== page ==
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Fall 2002 - Food science

Destination Purdue > Fall 2002 - Food science

Food science students get a taste of real world experiences

By Molly Brock

Ferguson and advisor

Photo by Molly Brock

Sarah Ferguson, a freshman in food science, is discussing her class schedule with her academic advisor, Stacey Duderman. All freshmen within the Department of Food Science are required to meet with their advisor on a regular basis during their first semester at Purdue.

If you are dreaming about interning for large food companies such as Hormel, Kellogg's or Frito Lay, then that dream could become a reality with the help of the Purdue University Department of Food Science.

"Nearly 85 percent of Purdue food science students obtain an internship," said Gwen Shoemaker, the Department of Food Science placement coordinator. Internships allow students to get hands-on experience while working for a company. Companies including Kraft, Nabisco, General Mills, Nestle and Campbell's have hired Purdue undergraduate students.

Carrie Burbrink, a junior in food science from Columbus, Ind., has had two internships with Nestle. Her first internship was with Nestle's flavor division, where she worked in product development. While there, Burbrink worked on making some of Nestle's flavors and sauces into concentrates. Her second internship was with Nestle USA, where she worked on duplicating flavors and sauces, specifically barbeque and chocolate sauces.

Burbrink has also worked in the Purdue food science pilot lab. "I made a lot of contacts that helped me get my internships," Burbrink said. "Also the staff kept me updated on new internships offered by companies."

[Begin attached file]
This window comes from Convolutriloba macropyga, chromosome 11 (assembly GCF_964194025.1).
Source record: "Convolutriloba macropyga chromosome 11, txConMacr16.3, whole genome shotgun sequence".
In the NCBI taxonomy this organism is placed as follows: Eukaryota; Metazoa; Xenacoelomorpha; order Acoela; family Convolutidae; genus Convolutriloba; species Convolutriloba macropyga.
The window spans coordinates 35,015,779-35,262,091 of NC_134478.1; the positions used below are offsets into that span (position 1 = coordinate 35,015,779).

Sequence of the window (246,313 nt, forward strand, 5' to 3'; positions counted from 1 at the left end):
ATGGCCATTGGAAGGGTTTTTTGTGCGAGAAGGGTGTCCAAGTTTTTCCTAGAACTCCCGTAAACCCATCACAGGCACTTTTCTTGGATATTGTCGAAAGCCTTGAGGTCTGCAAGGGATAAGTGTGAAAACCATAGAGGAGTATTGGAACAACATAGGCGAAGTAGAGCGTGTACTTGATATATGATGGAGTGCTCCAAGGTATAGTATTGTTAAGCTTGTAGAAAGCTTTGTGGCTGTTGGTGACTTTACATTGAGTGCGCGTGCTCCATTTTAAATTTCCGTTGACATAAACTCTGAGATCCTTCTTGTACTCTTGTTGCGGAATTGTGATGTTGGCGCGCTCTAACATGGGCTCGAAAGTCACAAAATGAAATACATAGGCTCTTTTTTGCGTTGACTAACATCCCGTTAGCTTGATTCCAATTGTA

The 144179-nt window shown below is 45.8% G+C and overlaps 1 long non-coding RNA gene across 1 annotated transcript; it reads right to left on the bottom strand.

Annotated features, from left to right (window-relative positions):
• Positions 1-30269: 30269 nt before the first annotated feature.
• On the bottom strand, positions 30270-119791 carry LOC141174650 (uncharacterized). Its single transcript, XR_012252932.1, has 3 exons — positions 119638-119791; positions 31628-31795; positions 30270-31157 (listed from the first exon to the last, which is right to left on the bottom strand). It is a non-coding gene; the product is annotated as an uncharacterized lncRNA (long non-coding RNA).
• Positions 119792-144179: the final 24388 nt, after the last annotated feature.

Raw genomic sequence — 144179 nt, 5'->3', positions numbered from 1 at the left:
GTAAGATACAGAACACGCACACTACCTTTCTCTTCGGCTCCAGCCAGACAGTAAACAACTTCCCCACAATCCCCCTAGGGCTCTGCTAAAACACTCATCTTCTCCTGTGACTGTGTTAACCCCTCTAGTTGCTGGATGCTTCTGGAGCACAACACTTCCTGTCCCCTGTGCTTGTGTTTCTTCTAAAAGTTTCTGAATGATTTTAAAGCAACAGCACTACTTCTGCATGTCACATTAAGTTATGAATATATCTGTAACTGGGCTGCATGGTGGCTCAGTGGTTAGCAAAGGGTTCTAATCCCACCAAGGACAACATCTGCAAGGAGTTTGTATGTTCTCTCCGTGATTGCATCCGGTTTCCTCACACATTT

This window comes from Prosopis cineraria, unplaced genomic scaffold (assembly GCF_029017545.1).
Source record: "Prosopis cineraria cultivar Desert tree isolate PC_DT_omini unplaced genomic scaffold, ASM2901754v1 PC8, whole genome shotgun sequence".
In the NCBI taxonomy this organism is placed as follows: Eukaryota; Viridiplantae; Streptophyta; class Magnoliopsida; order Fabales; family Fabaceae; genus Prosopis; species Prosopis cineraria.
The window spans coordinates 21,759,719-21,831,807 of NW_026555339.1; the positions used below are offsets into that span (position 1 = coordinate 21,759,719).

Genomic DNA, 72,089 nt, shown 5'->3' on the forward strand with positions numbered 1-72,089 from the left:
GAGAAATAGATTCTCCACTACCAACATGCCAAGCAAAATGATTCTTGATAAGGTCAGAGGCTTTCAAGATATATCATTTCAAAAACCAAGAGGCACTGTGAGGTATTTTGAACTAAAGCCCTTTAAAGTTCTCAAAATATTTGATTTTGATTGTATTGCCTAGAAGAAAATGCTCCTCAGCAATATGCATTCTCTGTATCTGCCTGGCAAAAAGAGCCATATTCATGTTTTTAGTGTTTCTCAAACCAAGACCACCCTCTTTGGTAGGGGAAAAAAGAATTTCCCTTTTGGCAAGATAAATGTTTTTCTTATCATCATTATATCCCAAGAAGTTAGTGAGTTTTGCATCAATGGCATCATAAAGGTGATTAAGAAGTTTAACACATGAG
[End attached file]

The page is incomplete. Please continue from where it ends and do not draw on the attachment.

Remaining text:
Shoemaker helped Burbring set up interviews and informed her of upcoming information sessions for students. "I'm responsible for setting up interview times and locations with the students and companies," Shoemaker said. "I try to make it easy for both the student and the company."

In addition, the department uses faculty members, the Center for Career Opportunities and the College of Agriculture to find internships for students. "There is a great demand for food science students," said Stacey Dunderman, food science academic coordinator. "Food science can be applied to a lot of jobs, even though it is a specialized field."

The job placement rate for food science graduates is 100 percent. Dunderman attributes that to internships and the hands-on training students receive. "Internships allow students to figure out what kind of jobs they like and don't like," Dunderman said. "There is the potential to gain a full-time job wiht many of the companies after the internship is complete." "It's never too early to start thinking about internships," Shoemaker said.

Shoemaker and Dunderman encourage all their students to network and not get discouraged. "My best advice when applying for internships is to be confident in yourself so you can be a successful intern," Burbrink said.